The past few years have seen a proliferation of new learning credentials ranging from badges and bootcamp certifications to micro-degrees and MOOC certificates. Although alternative credentials have been part of the fabric of postsecondary education and professional development for decades—think prior learning assessments like Advanced Placement or International Baccalaureate exams, or industry certifications—postsecondary institutions are increasingly unbundling their degrees and validating smaller chunks of skills and learning to provide workplace value to traditional and non-traditional students alike.
      Many are experimenting with alternative credentials to counter the typical binary nature of a degree. Certifications of learning or skills are conferred after the completion of a course or a few short courses in a related field. Students do not have to wait until all requirements for a degree are met before receiving a certificate of learning, but instead can receive one after a much shorter period of study. “Stackable” credentials are combined to be the equivalent of an undergraduate or graduate certificate (a micro-degree), or even a degree.
    • The National Discussion of Alternative Credentials
      Discussions of alternative credentials are often responses to a persistent and growing critique of traditional higher educational institutions’ ability to meet workforce needs, especially because the cost to students for a four-year degree has grown dramatically over the past several decades. The increasing attention paid to alternative credentials brings to the fore questions such as what constitutes a postsecondary education, what role universities in particular should play vis-à-vis workforce development, and how we can assess learning and mastery.

 

 


Addendums added on 3/4/17, that show that this topic isn’t just for higher education, but could involve K-12 as well:


 

 

 

 

 

Banking is only the start: 27 big industries where blockchain could be used — from cbinsights.com
Banking and payments aren’t the only industries that could be affected by blockchain tech. Law enforcement, ride hailing, and charity also could be transformed.

Excerpt:

Bitcoin’s existence as a decentralized digital currency is made possible by what’s known as blockchain technology, essentially a public ledger that securely and automatically verifies and records a high volume of transactions digitally.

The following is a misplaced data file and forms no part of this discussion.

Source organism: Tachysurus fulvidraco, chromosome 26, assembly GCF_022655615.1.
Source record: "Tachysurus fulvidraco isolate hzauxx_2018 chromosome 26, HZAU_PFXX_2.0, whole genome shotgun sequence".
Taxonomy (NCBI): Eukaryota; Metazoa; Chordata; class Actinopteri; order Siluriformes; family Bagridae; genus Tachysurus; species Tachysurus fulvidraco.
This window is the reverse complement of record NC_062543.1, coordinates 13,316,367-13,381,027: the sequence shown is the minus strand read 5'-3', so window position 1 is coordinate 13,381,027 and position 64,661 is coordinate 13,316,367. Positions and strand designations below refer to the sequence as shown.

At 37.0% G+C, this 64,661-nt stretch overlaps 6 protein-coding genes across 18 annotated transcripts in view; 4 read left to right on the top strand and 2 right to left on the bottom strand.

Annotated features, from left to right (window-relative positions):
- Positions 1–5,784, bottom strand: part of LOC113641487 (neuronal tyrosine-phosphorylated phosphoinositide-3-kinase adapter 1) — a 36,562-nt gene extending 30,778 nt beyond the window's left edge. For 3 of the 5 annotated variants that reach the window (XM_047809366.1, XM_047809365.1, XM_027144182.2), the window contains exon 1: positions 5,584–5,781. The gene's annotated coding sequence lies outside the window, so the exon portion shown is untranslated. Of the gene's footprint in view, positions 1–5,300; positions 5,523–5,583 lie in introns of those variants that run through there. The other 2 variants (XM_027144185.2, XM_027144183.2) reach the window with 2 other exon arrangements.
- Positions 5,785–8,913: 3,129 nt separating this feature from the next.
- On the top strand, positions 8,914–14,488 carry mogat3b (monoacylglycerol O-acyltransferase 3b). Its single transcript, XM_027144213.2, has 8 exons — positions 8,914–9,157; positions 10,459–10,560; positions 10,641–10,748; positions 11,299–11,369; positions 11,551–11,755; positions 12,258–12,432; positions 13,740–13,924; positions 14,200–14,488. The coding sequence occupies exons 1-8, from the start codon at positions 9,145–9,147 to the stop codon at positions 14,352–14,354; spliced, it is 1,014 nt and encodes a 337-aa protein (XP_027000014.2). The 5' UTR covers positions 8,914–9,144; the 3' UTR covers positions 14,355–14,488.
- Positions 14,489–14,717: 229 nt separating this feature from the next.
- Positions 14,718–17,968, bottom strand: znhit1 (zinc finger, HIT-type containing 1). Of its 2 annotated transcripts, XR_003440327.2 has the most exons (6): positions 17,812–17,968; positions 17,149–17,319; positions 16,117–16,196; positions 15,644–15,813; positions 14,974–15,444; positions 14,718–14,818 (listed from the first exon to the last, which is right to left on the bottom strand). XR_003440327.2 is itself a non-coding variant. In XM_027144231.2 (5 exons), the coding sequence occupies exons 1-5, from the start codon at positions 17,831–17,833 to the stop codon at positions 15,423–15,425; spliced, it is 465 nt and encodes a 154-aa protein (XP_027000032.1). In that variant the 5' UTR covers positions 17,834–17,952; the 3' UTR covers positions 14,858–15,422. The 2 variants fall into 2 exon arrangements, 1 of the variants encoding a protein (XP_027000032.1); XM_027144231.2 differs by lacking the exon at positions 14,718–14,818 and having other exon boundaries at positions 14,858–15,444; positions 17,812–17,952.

Entrepreneurs have come to believe that more industries could be disrupted using this technology. There are plenty of business use cases for transactions that are verified and organized by a decentralized platform that requires no central supervision, even as it remains resistant to fraud.

Here are a few of the ways that companies — both large and small — are trying to harness the power of the blockchain. We originally published this post in July 2016 and have updated it with new blockchain use cases.

 

From DSC:
Academic records and academia” is mentioned in this article and it is one of the things that those of us in higher education need to put on our radars. We will likely be only one of the sources of such learning-related data in the future. I had already planned on mentioning this area next week at our panel discussion during the NGLS 2017 Conference.

 

 

 

KPMG & Microsoft Announce New “Blockchain Nodes” — from finance.yahoo.com

Excerpt:

NEW YORK, Feb. 15, 2017 /PRNewswire/ — KPMG International and Microsoft Corp. have announced the launch of joint Blockchain Nodes, which are designed to create and demonstrate use cases that apply blockchain technology to business propositions and processes.  The first joint Blockchain Nodes are in Frankfurt and Singapore, with future plans for a location in New York.

The KPMG and Microsoft Blockchain Nodes –innovation workspaces– will expand on a global alliance, which combines Microsoft’s technical expertise with KPMG’s deep industry and blockchain application knowledge, together with strong connections to the start-up and developer communities.

“The Blockchain Nodes will play a critical role in identifying new applications and use cases that blockchain can address,” said Eamonn Maguire, global and US leader for KPMG’s Digital Ledger Services. “They will enable us to work directly with clients to discover and test ideas based on market insights, creating and implementing prototype solutions that use this innovative technology.”

 

 

IBM Brings Machine Learning to the Private Cloud — from finance.yahoo.com
First to automate creation and training of learning analytic models at the source of high value corporate data, starting with IBM z System Mainframe

Excerpt:

ARMONK, N.Y., Feb. 15, 2017 /PRNewswire/ — IBM (NYSE: IBM) today announced IBM Machine Learning, the first cognitive platform for continuously creating, training and deploying a high volume of analytic models in the private cloud at the source of vast corporate data stores.  Even using the most advanced techniques, data scientists – in shortest supply among today’s IT skills1 – might spend days or weeks developing, testing and retooling even a single analytic model one step at a time.

IBM has extracted the core machine learning technology from IBM Watson and will initially make it available where much of the world’s enterprise data resides: the z System mainframe, the operational core of global organizations where billions of daily transactions are processed by banks, retailers, insurers, transportation firms and governments.

IBM Machine Learning allows data scientists to automate the creation, training and deployment of operational analytic models that will support…